Pottery arts and crafts movement
Fired by Ideals: Arequipa Pottery and the Arts & Crafts Movement by Lynn DowneyThe Arts and Crafts Movement exerted a profound influence on early-twentieth-century America, not only in the applied and decorative arts but also in the area of social reform. Standing at this intersection of art and reform were American art potteries that taught ceramics skills to working-class women as a means of securing income, restoring health, and/or uplifting the spirit. Like its better known and more successful predecessors -- the Marblehead Pottery in Massachusetts, the Newcomb Pottery in New Orleans, and the Paul Revere Pottery in Boston (home of the Saturday Evening Girls) -- the Arequipa Pottery in Fairfax, California, had fascinating origins, and it produced distinctive wares that today are prized by collectors.Fired by Ideals: Arequipa Pottery and the Arts & Crafts Movement tells the story of the Arequipa Sanatorium and Pottery, whose roots lie in the 1906 San Francisco earthquake and fire. The dust and smoke from the disaster prompted an outbreak of tuberculosis, which afflicted working girls in particular. In 1911, a progressive physician, Dr. Philip King Brown, founded a treatment center in rural Marin County, north of San Francisco, where these women could get the rest and medical care they needed, as well as engage in a therapeutic and marketable pursuit: the manufacture of art pottery.
In addition to its engaging historical narrative supported by dozens of vintage photographs, the book employs technical illustrations and beautiful full-color reproductions to examine the production process at Arequipa and the types of pottery made there.
Arts & Crafts - Make a Decorative Vase (Pottery)
The Arts & Crafts Movement
Disenchanted with the impersonal, mechanized direction of society in the 19 th century, they sought to return to a simpler, more fulfilling way of living. The movement is admired for its use of high quality materials and for its emphasis on utility in design. The faith in the ability of art to reshape society exerted a powerful influence on its many successor movements in all branches of the arts. No detail of interior design was overlooked by the pioneer of the Arts and Crafts movement. Don't forget to visit the artist overview pages of the artists that interest you. It was the first house designed by Webb as an independent architect, and the only house that Morris built for himself.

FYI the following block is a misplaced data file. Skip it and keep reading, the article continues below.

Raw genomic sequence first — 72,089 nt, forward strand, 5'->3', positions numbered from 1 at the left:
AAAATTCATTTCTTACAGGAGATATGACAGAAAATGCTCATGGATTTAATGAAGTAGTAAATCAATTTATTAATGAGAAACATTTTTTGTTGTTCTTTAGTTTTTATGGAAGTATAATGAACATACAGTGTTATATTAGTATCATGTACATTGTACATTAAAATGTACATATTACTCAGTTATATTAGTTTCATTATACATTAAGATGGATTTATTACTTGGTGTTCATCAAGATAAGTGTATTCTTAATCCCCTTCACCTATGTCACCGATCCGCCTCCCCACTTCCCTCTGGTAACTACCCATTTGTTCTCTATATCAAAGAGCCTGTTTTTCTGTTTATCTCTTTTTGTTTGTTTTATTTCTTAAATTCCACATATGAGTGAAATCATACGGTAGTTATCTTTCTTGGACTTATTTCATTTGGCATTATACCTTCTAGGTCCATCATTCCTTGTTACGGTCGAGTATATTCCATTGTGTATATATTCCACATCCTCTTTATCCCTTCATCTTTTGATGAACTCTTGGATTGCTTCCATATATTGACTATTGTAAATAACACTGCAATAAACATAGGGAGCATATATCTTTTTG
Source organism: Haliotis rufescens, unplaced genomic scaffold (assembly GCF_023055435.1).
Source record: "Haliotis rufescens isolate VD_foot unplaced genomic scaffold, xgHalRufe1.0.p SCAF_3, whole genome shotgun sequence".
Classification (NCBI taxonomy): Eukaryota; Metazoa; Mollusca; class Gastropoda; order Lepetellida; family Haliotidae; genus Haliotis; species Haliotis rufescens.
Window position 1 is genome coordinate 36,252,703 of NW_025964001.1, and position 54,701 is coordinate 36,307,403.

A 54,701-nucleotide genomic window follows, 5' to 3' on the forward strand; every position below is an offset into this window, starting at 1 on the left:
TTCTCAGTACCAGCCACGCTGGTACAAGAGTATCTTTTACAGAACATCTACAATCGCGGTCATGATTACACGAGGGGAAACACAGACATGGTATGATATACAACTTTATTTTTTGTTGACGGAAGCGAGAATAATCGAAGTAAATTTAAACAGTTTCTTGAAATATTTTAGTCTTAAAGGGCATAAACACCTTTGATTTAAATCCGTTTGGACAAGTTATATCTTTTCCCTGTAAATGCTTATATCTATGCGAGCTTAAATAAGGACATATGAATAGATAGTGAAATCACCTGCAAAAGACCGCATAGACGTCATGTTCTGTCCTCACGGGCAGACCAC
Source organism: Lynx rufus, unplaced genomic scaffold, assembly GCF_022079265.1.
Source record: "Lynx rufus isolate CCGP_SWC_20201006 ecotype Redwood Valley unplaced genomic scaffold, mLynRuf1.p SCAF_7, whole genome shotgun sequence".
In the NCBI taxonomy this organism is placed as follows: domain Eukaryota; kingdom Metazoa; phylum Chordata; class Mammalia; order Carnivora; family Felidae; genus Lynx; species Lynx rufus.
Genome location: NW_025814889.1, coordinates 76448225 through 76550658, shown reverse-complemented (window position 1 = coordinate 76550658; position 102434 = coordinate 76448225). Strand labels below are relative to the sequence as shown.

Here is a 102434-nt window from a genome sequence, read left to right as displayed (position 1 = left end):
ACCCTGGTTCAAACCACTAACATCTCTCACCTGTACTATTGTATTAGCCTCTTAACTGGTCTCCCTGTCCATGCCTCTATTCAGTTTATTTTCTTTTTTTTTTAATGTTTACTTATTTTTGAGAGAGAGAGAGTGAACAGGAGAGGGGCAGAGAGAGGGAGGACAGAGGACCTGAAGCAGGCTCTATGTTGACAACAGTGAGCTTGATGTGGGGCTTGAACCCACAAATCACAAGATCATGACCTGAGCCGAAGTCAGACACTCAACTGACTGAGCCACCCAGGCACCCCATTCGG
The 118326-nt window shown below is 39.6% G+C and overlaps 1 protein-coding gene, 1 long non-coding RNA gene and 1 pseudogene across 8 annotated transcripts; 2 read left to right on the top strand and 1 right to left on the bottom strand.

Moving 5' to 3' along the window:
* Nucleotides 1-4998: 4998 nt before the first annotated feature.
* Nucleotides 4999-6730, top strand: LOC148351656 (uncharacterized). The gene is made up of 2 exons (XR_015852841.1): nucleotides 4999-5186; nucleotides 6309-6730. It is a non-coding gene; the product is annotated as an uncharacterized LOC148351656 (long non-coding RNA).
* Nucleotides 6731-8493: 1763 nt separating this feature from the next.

The Arts and Crafts movement emerged during the late Victorian period in England, the most industrialized country in the world at that time. Anxieties about industrial life fueled a positive revaluation of handcraftsmanship and precapitalist forms of culture and society. Arts and Crafts designers sought to improve standards of decorative design, believed to have been debased by mechanization, and to create environments in which beautiful and fine workmanship governed. The Arts and Crafts movement did not promote a particular style, but it did advocate reform as part of its philosophy and instigated a critique of industrial labor; as modern machines replaced workers, Arts and Crafts proponents called for an end to the division of labor and advanced the designer as craftsman. The British movement derived its philosophical underpinnings from two important sources: first, the designer A. Pugin — , whose early writings promoting the Gothic Revival presaged English apprehension about industrialization, and second, theorist and art critic John Ruskin — , who advocated medieval architecture as a model for honest craftsmanship and quality materials. Morris strove to unite all the arts within the decoration of the home, emphasizing nature and simplicity of form.